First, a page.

ConnectU – which is a zero-rated platform – also went live this week. It will provide content aimed at social development and offers a variety of essential services for free. Learners and students enrolled in schools and universities can access relevant information for free, with no data costs. The ConnectU portal includes a search engine linked to open sources such as Wikipedia and Wiktionary as well as free access to job portals; free educational content on the e-School platform; free health and wellness information and free access to Facebook Flex, the low data alternative to Facebook that enables customers to stay socially connected.
Vodacom’s popular Just4You platform has been a significant contributor to the approximately 50% reduction in effective data prices over the past two years. Substantial cuts in out-of-bundle tariffs and the introduction of hourly, daily and weekly bundles with much lower effective prices have also driven increased value and affordability, resulting in R2-billion in savings for customers in 2019.
OneBlade shaves price of electric precision
Electric razors and their blades are usually quite expensive. But the Philips OneBlade shaves the cost, writes SEAN BACHER
Electric razors come in all shapes and forms and their prices vary as well. When your nearest electronic retail outlet opens again, you will be able to pay a small fortune for a wet and dry razor that cleans itself, shows you when it needs to be recharged, and tells you to replace the cleaning solution – all via a little LCD panel in the handle.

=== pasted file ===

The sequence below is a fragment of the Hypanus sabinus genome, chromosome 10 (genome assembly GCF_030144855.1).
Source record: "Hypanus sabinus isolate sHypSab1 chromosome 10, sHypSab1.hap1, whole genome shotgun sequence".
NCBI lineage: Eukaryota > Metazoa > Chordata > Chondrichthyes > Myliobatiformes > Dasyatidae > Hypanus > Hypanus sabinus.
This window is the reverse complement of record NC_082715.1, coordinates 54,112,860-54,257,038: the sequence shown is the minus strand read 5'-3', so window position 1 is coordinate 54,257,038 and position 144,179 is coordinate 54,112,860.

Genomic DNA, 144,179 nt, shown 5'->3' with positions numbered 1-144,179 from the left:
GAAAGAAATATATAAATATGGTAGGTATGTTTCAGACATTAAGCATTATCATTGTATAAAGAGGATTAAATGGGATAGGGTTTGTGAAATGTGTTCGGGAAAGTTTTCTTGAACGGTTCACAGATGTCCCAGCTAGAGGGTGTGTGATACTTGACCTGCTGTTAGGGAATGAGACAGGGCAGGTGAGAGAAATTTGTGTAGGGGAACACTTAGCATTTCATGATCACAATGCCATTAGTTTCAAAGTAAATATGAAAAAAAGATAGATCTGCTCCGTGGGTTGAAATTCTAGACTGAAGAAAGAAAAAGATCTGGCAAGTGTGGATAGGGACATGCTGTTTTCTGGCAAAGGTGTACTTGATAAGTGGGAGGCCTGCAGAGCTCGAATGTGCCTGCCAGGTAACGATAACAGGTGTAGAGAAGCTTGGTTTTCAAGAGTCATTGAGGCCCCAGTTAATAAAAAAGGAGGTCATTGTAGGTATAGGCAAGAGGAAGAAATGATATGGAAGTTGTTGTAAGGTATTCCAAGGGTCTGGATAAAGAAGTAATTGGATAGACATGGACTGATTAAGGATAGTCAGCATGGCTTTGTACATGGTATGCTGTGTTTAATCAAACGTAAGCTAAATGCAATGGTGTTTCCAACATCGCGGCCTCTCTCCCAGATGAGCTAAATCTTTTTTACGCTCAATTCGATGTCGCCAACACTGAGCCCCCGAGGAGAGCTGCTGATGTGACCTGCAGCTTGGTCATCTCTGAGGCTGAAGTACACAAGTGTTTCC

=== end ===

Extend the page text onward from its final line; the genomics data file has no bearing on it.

But does everyone want that? Does everyone need that? Surely there must be customers who want an easy-to-use, no-mess, no-fuss razor that gets the job done just as well as a “smart razor”?
With this in mind, Philips has launched its OneBlade wet and dry electric razor. The razor is dead simple to use. It comes with three stubble combs – 1mm, 3mm and 5 mm – which can be clicked onto the head much like one would with a hair shaver. Should you want a really close shave, simply the combs off. I found this to be the most effective as I don’t have a beard.
The razor’s blade is the size of the striking side of a matchbox and has 90-degree angles all round. This offers precise shaving and, because of its small size, it is able to get just about anywhere on a person’s face.
The blade has a usage indicator that shows when it is time to replace the blade – usually after four months – and an additional blade is included in the box.
The OneBlade’s battery takes up to eight hours to charge, and will give up to 45 minutes shaving time.
Overall, the Philips OneBlade will give a man a comfortable and precise shave. Its battery life, combined with its size, makes it a perfect travel companion as it is no bigger than an electric toothbrush. Its relatively low price compared to other electric razors also counts in its favour.
The One Blade can be bought from most electronic retailers or can be ordered online from websites like takealot.com. The razor retails for R650 and a set of two new blades will cost around R450.